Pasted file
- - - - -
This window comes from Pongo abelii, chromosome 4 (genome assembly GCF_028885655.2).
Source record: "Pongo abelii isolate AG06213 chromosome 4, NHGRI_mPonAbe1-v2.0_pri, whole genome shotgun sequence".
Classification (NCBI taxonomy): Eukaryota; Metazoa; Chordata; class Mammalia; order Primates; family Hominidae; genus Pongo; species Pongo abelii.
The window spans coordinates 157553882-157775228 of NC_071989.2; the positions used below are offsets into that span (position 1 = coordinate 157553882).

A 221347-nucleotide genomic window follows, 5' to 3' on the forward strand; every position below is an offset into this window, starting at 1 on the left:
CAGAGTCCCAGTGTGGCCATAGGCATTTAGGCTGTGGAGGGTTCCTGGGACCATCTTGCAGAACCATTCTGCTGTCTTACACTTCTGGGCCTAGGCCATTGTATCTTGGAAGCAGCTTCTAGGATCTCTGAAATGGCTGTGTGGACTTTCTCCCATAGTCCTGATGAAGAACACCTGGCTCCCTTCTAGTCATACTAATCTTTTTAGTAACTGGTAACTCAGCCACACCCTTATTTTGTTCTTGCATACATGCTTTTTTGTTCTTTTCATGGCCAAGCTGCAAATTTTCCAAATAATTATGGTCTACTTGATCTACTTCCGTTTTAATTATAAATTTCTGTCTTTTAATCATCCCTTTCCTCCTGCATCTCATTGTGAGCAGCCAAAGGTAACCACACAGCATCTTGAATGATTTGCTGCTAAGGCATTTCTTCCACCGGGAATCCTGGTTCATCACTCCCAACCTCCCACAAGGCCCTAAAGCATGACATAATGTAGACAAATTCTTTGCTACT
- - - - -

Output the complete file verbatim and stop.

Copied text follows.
This window comes from Pongo abelii, chromosome 4 (genome assembly GCF_028885655.2).
Source record: "Pongo abelii isolate AG06213 chromosome 4, NHGRI_mPonAbe1-v2.0_pri, whole genome shotgun sequence".
Classification (NCBI taxonomy): Eukaryota; Metazoa; Chordata; class Mammalia; order Primates; family Hominidae; genus Pongo; species Pongo abelii.
The window spans coordinates 157553882-157775228 of NC_071989.2; the positions used below are offsets into that span (position 1 = coordinate 157553882).

A 221347-nucleotide genomic window follows, 5' to 3' on the forward strand; every position below is an offset into this window, starting at 1 on the left:
CAGAGTCCCAGTGTGGCCATAGGCATTTAGGCTGTGGAGGGTTCCTGGGACCATCTTGCAGAACCATTCTGCTGTCTTACACTTCTGGGCCTAGGCCATTGTATCTTGGAAGCAGCTTCTAGGATCTCTGAAATGGCTGTGTGGACTTTCTCCCATAGTCCTGATGAAGAACACCTGGCTCCCTTCTAGTCATACTAATCTTTTTAGTAACTGGTAACTCAGCCACACCCTTATTTTGTTCTTGCATACATGCTTTTTTGTTCTTTTCATGGCCAAGCTGCAAATTTTCCAAATAATTATGGTCTACTTGATCTACTTCCGTTTTAATTATAAATTTCTGTCTTTTAATCATCCCTTTCCTCCTGCATCTCATTGTGAGCAGCCAAAGGTAACCACACAGCATCTTGAATGATTTGCTGCTAAGGCATTTCTTCCACCGGGAATCCTGGTTCATCACTCCCAACCTCCCACAAGGCCCTAAAGCATGACATAATGTAGACAAATTCTTTGCTACT